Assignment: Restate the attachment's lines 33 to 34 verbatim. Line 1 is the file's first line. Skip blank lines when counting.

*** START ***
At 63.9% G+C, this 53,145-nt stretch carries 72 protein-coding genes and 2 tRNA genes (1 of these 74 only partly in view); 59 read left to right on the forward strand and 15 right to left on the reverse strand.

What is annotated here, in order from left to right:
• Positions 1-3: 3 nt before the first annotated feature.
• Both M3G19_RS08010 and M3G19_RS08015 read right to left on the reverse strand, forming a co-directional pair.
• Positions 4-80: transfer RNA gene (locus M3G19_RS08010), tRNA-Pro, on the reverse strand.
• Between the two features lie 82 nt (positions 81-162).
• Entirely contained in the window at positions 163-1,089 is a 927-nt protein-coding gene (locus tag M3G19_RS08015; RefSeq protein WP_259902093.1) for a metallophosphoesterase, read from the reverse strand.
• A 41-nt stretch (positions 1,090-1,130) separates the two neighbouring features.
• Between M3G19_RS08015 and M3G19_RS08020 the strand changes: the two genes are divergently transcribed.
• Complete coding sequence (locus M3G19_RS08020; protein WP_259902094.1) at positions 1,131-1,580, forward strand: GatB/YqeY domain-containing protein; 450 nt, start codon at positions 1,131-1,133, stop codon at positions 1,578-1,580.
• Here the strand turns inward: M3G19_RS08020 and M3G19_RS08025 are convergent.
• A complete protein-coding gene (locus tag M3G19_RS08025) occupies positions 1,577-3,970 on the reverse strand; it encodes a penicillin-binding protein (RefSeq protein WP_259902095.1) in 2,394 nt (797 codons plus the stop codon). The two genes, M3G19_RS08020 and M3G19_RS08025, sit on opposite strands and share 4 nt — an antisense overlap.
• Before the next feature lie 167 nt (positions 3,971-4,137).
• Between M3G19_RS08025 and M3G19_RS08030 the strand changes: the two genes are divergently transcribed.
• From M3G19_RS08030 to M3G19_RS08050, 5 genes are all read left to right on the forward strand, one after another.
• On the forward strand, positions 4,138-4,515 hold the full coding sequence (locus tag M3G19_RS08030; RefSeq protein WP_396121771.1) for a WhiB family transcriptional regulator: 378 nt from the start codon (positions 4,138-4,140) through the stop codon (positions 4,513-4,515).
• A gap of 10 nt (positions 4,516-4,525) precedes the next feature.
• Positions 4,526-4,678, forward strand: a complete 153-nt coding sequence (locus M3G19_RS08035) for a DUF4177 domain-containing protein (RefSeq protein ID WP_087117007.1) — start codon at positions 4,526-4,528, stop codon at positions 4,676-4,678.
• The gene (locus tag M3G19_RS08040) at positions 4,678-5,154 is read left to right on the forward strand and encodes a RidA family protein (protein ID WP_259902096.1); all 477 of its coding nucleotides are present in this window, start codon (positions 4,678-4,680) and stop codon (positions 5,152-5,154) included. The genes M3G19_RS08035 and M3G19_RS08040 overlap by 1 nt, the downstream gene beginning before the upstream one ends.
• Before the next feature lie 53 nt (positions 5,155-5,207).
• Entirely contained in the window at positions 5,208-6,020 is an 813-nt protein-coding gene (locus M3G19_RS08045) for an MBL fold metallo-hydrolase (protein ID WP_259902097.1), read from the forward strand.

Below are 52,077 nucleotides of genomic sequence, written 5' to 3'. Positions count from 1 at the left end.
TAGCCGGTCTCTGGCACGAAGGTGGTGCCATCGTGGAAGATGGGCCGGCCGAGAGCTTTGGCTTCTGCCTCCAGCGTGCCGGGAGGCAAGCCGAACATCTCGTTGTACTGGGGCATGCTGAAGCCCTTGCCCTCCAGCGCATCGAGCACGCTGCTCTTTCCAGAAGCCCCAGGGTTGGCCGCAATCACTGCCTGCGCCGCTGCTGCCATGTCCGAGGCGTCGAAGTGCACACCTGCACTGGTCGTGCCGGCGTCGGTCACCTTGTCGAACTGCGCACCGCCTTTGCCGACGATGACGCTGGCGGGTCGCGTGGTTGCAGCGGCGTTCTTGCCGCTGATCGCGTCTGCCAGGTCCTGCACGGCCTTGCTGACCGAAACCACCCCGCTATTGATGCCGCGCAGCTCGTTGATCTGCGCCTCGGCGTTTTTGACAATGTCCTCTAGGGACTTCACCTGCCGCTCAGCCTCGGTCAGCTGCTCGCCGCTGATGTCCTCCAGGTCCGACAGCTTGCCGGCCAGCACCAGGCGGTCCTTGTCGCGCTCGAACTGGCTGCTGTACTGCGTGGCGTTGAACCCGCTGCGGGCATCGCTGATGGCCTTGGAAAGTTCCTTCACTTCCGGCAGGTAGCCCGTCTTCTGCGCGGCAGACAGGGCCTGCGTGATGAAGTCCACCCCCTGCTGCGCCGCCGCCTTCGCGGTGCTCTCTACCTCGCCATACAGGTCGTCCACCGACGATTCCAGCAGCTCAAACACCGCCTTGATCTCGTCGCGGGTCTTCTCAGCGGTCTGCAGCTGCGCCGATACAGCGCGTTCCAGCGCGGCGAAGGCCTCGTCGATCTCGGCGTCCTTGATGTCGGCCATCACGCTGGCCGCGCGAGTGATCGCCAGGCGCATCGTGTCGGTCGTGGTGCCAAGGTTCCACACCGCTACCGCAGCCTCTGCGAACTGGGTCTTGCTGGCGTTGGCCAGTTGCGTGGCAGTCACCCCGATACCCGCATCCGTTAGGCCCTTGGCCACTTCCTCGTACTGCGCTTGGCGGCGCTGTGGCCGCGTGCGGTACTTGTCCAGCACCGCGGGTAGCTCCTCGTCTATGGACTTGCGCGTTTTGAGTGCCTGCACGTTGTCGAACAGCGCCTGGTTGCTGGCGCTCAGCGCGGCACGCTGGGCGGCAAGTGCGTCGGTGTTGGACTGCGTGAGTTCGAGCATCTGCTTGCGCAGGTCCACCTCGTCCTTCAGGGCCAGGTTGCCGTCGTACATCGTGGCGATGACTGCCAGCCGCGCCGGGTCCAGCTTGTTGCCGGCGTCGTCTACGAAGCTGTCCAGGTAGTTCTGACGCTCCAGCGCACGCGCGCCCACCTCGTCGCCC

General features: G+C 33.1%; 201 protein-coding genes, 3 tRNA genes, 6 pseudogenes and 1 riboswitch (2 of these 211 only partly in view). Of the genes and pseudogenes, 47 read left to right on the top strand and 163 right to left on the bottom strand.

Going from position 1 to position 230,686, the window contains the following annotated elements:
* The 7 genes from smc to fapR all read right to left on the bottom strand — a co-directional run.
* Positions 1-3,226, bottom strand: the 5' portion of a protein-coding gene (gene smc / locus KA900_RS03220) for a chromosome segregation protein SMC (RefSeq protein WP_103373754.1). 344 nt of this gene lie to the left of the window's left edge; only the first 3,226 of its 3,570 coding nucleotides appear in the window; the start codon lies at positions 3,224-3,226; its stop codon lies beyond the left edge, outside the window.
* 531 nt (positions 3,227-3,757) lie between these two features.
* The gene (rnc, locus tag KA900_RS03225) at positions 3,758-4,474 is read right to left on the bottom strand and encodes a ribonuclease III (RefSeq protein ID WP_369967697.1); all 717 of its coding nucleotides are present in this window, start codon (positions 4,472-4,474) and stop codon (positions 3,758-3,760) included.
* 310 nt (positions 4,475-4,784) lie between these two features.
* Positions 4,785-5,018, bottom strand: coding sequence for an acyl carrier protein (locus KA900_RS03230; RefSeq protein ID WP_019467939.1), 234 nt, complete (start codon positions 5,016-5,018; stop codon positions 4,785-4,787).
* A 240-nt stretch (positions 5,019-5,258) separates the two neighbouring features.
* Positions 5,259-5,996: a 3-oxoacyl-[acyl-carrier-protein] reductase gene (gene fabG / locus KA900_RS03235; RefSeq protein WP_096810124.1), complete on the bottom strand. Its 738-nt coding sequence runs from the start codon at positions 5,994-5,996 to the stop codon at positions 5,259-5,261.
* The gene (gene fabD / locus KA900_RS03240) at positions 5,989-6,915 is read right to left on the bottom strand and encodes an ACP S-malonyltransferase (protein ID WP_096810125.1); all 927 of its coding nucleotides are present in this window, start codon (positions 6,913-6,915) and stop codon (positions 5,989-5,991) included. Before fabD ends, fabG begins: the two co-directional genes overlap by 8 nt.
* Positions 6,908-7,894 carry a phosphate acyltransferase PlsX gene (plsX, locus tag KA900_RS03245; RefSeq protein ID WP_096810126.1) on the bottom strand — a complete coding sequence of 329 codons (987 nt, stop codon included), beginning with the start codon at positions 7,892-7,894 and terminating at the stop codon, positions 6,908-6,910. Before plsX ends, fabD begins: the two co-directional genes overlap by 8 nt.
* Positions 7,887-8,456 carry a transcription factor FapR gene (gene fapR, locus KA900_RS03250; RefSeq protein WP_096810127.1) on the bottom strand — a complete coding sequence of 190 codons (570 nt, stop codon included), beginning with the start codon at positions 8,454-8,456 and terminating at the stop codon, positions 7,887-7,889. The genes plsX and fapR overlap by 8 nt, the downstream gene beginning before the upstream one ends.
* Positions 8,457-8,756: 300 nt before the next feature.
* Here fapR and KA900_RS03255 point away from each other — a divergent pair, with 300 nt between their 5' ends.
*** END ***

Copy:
* Positions 5,259-5,996: a 3-oxoacyl-[acyl-carrier-protein] reductase gene (gene fabG / locus KA900_RS03235; RefSeq protein WP_096810124.1), complete on the bottom strand. Its 738-nt coding sequence runs from the start codon at positions 5,994-5,996 to the stop codon at positions 5,259-5,261.
* The gene (gene fabD / locus KA900_RS03240) at positions 5,989-6,915 is read right to left on the bottom strand and encodes an ACP S-malonyltransferase (protein ID WP_096810125.1); all 927 of its coding nucleotides are present in this window, start codon (positions 6,913-6,915) and stop codon (positions 5,989-5,991) included. Before fabD ends, fabG begins: the two co-directional genes overlap by 8 nt.